Lay­ing pipe

The VXR Club­man build picks up pace with work on the cool­ing sys­tem.

Mini Magazine - - Our Minis -

Thanks to the R53 eat­ing into my bank ac­count and a new­found ob­ses­sion with go-kart­ing, progress on the project Mini has ground to an un­sched­uled stop. The same can­not be said, how­ever, of my dad’s VXR-en­gined Club­man. He’s re­cently re­tired, and has plans to get his mad cre­ation fin­ished in time for the IMM in Ire­land later this year.

We left off with a mys­tery hole in the boot and a loose plan to re-lo­cate the ra­di­a­tor to where the bat­tery and shop­ping once lived. The pre­vi­ous XE en­gine gave just enough space to in­stall a slim ra­di­a­tor behind the front grille (many use an MPi Mini or A-se­ries Metro type) but with all the ex­tra turbo gub­bins, in­ter­cooler and larger gear­box, that would no longer work. So the un­ortho­dox ra­di­a­tor-in-the-boot thing seems to be the only op­tion. An­other is­sue comes with the lim­ited bud­get – it’s all be­ing fab­ri­cated at home in the garage, and it’s just for fun, so a cus­tom­made alu­minium rad was out of the ques­tion. In­stead, the orig­i­nal As­tra rad and fan will have to do for now, and even if it leaks, a new one’s only £55 on­line.

Cus­tom mounts were fab­ri­cated to po­si­tion the ra­di­a­tor in place, which only just squeezes in the boot area, and then it came to trial fit­ting the stan­dard fuel tank back in place. Of course that no longer fit­ted, and a cou­ple of evo­lu­tions of rad bracket were re­quired, even­tu­ally with it mounted off cen­tre to get ev­ery­thing in OK.

Stage one com­plete, there’s was a very ob­vi­ous ques­tion of how to plumb it all in. It’s kind of the op­po­site to most Z-Car conversions, where the rad sits up front and the en­gine in the back, but the prin­ci­ple is the same. It needs two things – an elec­tric coolant pump, and pipework from front to back, pre­sum­ably fed un­der the ex­haust tun­nel. Un­like a rear-en­gined Mini

though, two large coolant pipes wouldn’t fit un­der the tun­nel, as there’s also an ex­haust pipe to deal with. In this case, the 300bhp As­tra en­gine came with a 2.5-inch di­am­e­ter ex­haust sys­tem and cat­a­lyst, which could po­ten­tially be swapped for a smaller de-cat pipe later on. Ei­ther way, there’s not much wig­gle room. I did sug­gest a short front-exit ex­haust sys­tem as seen on many drag rac­ing FWD turbo cars, but Dad was un­der­stand­ably con­cerned about clear­ance and noise.

First off he got to work fabri­cat­ing some mounts for the ex­haust sys­tem, to get a more ac­cu­rate idea of how much space there would be un­der the car, then or­dered up a coolant pump. Davies Craig (The Crowd Say Bo Selecta) seems to be the most com­mon choice of elec­tric pump, and as a re­sult they’re quite af­ford­able these days. A kit ar­rived com­plete with a tem­per­a­ture sen­der and speed con­troller, so the coolant flow will ad­just de­pend­ing on the tem­per­a­ture. An As­tra header tank was then un­earthed from a box of bits and in­stalled high up on the bulk­head, just be­low the scut­tle panel so the bon­net still closes. With those bits in place it was fi­nally time to work out a plan and plumb it all to­gether.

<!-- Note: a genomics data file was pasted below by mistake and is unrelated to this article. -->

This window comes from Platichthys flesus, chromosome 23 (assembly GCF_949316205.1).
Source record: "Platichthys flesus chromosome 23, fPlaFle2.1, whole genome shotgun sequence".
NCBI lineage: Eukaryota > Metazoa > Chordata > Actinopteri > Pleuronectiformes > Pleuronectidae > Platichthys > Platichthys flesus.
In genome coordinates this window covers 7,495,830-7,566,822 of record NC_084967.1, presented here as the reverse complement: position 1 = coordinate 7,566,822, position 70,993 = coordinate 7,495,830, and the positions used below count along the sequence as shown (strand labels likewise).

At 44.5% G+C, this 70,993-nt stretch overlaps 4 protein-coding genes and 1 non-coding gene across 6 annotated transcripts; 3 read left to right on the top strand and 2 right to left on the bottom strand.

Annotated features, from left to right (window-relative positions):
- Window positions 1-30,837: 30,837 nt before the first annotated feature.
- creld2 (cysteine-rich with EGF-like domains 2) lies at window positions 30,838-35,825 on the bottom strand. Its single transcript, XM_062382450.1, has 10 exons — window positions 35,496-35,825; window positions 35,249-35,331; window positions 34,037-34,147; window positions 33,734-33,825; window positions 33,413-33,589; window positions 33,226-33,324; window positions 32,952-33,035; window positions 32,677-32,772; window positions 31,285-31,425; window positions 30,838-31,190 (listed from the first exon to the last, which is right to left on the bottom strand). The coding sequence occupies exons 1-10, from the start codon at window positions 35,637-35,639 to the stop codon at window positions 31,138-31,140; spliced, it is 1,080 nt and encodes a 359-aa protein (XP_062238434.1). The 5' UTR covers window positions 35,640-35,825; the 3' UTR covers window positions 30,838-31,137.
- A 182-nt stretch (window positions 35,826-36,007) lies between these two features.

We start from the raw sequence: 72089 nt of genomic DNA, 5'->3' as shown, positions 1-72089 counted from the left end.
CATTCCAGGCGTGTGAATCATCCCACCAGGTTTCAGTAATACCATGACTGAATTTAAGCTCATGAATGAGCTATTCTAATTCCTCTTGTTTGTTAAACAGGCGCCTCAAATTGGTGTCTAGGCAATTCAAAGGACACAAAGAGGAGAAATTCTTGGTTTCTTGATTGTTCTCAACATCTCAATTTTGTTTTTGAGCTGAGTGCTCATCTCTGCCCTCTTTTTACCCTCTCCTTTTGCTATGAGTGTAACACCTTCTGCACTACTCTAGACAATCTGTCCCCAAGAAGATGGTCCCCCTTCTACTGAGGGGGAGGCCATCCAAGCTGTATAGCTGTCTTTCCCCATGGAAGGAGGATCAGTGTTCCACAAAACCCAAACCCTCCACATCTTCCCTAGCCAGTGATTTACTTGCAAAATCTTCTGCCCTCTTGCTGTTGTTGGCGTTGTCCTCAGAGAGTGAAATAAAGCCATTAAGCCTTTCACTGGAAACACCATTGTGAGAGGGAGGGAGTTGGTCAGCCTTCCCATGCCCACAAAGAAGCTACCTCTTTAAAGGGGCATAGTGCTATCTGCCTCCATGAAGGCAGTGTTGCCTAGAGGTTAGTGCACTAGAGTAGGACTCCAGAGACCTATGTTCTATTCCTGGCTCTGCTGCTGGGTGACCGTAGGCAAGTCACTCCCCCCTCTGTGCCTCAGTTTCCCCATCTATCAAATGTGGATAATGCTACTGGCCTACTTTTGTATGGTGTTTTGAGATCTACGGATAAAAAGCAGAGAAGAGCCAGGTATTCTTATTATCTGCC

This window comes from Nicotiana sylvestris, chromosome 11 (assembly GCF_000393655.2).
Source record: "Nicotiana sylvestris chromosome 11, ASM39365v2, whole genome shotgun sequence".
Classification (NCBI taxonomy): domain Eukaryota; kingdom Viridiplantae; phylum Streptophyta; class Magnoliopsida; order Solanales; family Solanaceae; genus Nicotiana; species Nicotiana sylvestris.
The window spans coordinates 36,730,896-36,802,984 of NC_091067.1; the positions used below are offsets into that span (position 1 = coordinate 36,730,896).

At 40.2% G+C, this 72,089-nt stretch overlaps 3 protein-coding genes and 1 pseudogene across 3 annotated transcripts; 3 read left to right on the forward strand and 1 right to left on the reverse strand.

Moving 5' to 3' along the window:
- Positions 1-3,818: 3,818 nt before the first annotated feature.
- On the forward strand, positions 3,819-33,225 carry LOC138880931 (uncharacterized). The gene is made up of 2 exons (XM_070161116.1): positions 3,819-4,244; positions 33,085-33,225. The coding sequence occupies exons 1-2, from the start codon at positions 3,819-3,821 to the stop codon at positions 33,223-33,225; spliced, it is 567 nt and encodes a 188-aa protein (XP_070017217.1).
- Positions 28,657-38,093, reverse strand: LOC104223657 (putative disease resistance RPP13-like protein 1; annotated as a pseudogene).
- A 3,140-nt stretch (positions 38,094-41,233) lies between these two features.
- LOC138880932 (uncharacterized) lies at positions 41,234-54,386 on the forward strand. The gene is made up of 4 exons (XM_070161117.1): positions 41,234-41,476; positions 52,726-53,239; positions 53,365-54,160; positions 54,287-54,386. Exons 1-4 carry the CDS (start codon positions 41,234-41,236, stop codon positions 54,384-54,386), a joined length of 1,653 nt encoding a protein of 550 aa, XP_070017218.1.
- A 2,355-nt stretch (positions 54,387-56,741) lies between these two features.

The Vaux­hall ra­di­a­tor uses 35mm di­am­e­ter out­lets, which is also used in many com­mer­cial plumb­ing ap­pli­ca­tions. I wasn’t so sure it would work, but the idea was to plumb it all in with sol­dered cop­per pipework and rub­ber/sil­i­cone hoses where move­ment is re­quired. Keep­ing with a 35mm di­am­e­ter meant that in­dus­trial hose brack­ets were easy to come by and cheap, and it was de­cided to run one pipe un­der the tun­nel and one back through the cabin to the header tank. It’s go­ing to need some se­ri­ous heat in­su­la­tion in there to stop things get­ting toasty, al­though Dad rea­sons that Z Cars Minis get away with hav­ing the en­tire en­gine behind your head, so it’ll prob­a­bly be OK. The thing it will need for sure is some kind of ven­ti­la­tion from the bootlid. To get a fresh sup­ply of cool air to the front of the rad there’s now neat alu­minium duct­ing from un­der the boot floor. The fuel tank may need a bar­rier of heat pro­tec­tion too – there’s plenty of work yet to be done.

Now the cool­ing sys­tem is tak­ing shape, the en­gine will come back out again to fin­ish off the bulk­head and in­ner wing fab­ri­ca­tion, to neaten ev­ery­thing up and ap­ply a coat of paint. Once the bat­tery is re­lo­cated and the fuel sys­tem planned out, the in­te­rior will prob­a­bly get painted too be­fore re­assem­bly. Be­ing fuel in­jected it’ll need a re­turn line and swirl tank in­stalled for good mea­sure. In the­ory then it should all come to­gether in time for the IMM, but that all hinges on get­ting the en­gine run­ning again. It ran well in the donor car, but with the ben­e­fit of a fac­tory-fit­ted CAN bus wiring sys­tem and all the com­pli­ca­tion that en­tails. He’ll prob­a­bly work it out…

“In the­ory then it should all come to­gether in time for the IMM...”

Who needs lug­gage space when there's a ra­di­a­tor to in­stall? The Vaux­hall rad is a tight fit. Piec­ing it to­gether, bit by bit.

Mario's sure been busy.

Cus­tom ex­haust mounts to get the ex­haust and cool­ing pipes un­der the tun­nel.

Re­turn pipe will run in­side the cabin, hope­fully with de­cent heat in­su­la­tion. Fixed coolant pipes fed up and into the en­gine bay. There's al­ways loads of space in the­ory...

Triple clock bin­na­cle will be adapted to suit a dig­i­tal speedo.

The header tank came straight from the As­tra donor car too.

Newspapers in English

Newspapers from Australia

© PressReader. All rights reserved.